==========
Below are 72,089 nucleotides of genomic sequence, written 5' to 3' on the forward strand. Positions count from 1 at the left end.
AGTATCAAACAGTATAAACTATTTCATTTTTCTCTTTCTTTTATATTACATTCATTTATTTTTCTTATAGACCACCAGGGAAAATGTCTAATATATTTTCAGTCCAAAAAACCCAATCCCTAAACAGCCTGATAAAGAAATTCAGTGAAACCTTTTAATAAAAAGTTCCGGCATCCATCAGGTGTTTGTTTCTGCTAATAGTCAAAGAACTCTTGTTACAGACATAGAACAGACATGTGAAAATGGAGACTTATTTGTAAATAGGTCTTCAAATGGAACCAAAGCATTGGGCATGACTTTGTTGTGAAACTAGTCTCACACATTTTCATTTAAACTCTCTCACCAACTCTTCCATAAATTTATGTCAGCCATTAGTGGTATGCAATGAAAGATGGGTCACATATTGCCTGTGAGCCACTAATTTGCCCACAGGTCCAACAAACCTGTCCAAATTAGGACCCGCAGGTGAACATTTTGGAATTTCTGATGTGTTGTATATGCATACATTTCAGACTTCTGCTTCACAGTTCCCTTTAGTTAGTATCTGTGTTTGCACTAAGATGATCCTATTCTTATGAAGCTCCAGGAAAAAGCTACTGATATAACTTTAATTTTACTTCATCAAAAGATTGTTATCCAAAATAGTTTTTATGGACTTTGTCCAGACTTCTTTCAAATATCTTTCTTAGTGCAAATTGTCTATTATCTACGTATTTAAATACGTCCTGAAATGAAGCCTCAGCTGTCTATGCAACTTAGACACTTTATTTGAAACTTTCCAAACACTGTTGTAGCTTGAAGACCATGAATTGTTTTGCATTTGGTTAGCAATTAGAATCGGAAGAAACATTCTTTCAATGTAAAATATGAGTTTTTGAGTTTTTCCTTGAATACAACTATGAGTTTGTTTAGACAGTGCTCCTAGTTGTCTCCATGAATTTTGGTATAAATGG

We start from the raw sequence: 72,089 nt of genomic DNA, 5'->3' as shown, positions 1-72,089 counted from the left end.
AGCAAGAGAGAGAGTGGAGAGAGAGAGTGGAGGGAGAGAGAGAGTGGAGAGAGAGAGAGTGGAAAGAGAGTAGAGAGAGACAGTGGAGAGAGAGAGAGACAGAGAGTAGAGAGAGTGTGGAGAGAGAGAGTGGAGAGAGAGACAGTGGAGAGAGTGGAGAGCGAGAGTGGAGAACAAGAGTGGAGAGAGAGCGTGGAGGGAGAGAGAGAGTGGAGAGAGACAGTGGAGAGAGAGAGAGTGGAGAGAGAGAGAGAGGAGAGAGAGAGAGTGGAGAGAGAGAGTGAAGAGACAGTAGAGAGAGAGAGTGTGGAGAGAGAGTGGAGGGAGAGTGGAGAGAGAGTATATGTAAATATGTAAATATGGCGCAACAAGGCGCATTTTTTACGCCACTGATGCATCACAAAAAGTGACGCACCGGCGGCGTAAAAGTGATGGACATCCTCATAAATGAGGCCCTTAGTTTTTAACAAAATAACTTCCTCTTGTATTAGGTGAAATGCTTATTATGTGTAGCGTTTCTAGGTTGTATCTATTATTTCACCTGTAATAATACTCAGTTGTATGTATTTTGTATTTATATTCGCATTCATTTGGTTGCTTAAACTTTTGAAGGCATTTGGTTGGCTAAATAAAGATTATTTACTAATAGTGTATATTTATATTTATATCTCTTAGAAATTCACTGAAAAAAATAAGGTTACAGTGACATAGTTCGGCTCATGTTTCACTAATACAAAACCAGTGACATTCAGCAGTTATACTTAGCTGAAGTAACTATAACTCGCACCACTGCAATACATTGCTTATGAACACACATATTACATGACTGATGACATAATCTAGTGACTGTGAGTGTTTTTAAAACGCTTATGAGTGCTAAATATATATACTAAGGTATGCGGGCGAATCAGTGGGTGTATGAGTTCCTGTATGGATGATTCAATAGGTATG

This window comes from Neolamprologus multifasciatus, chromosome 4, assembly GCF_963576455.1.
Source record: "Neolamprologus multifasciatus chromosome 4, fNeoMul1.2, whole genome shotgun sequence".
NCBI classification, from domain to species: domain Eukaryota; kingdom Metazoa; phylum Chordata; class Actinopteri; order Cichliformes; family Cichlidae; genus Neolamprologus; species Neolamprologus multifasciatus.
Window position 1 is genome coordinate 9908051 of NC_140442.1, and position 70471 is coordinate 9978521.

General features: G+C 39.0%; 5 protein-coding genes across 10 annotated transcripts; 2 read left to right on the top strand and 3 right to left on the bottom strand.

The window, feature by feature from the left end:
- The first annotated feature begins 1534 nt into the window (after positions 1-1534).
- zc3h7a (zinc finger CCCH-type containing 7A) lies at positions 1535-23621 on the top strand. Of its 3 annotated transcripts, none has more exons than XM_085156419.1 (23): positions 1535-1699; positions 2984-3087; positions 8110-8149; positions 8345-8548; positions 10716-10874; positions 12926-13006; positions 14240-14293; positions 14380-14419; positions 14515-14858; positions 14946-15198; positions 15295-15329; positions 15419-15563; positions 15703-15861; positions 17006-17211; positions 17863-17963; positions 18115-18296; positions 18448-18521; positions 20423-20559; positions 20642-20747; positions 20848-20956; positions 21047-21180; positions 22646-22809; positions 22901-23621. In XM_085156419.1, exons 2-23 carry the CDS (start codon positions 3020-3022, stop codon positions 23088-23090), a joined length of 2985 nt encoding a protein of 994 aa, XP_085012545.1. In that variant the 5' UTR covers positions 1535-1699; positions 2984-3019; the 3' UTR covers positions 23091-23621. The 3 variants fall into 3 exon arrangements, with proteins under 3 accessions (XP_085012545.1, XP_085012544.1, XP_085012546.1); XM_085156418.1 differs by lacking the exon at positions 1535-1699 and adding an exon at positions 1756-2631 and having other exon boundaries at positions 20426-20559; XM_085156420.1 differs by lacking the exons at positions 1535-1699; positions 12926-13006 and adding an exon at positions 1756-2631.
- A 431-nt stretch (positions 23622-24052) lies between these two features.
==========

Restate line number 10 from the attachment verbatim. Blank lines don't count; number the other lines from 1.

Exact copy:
The window, feature by feature from the left end: